In a living body, a variety of molecules are working in a concerted manner to maintain its life, and to carry forward the genetic information from generation to generation. A key word to understand such processes is "water," which plays an essential role in life phenomena. This book sheds light on life phenomena, which are woven by biomolecules as warp and water as weft, by means of statistical mechanics of molecular liquids, the RISM and 3D-RISM theories, both in equilibrium and non-equilibrium. A considerable number of pages are devoted to basics of mathematics and physics, so that students who have not majored in physics may be able to study the book by themselves. The book will also be helpful to those scientists seeking better tools for the computer-aided-drug-discovery.
- Explains basics of the statistical mechanics of molecular liquids, or RISM and 3D-RISM theories, and its application to water.
- Provides outline of the generalized Langevin theory and the linear response theory, and its application to dynamics of water.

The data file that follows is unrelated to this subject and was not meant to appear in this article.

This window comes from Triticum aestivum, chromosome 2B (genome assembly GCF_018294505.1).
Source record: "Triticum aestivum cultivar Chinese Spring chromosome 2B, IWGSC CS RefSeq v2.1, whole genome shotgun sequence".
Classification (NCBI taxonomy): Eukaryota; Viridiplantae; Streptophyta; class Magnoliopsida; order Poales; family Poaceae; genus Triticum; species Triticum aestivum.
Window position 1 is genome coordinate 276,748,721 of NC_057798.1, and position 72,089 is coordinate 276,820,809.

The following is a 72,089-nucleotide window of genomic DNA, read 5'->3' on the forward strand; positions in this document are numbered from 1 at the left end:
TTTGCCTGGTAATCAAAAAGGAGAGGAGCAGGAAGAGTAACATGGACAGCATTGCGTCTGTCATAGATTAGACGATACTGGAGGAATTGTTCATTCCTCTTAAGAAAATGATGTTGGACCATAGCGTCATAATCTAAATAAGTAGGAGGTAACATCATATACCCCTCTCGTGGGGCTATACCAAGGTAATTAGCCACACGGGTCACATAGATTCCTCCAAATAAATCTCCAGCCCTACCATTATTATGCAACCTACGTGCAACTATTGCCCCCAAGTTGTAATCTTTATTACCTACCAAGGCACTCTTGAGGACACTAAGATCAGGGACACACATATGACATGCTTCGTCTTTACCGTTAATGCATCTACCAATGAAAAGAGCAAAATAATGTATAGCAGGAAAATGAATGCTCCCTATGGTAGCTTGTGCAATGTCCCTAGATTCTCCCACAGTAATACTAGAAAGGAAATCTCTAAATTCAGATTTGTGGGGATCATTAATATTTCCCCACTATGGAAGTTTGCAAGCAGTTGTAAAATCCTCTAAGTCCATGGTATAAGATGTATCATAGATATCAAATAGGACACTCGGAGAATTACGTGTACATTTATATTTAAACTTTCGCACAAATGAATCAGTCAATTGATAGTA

- Applies the theories to functions of biomolecular systems.
- Applies the theories to the computer aided drug design.
- Provides a perspective for future development of the method.
Table of Contents
General Introduction. Fundamentals: Basic Concepts Related to Statistical Mechanics. Statistical Mechanics of Liquid and Solutions. Dynamics of Liquids and Solutions. Theory of Biomolecular Solvation and Molecular Recognition. Structural Fluctuation and Dynamics of Protein in Aqueous Solutions. Applications of the Theories to In-silico Drug Discovery. References. Epilogue.
Fumio Hirata has completed his PhD from Hokkaido University and postdoctoral studies from State University of New York, University of Texas, and Rutgers University. He was an associate professor in Kyoto University, and a professor in Institute for Molecular Science (IMS). He is currently a fellow of Toyota Riken (Toyota Physical and Chemical Institute), and a professor emeritus of IMS. He has published more than 200 papers in reputed journals, and authored and edited several books, including Molecular Theory of Solvation (Kluwer, 2013).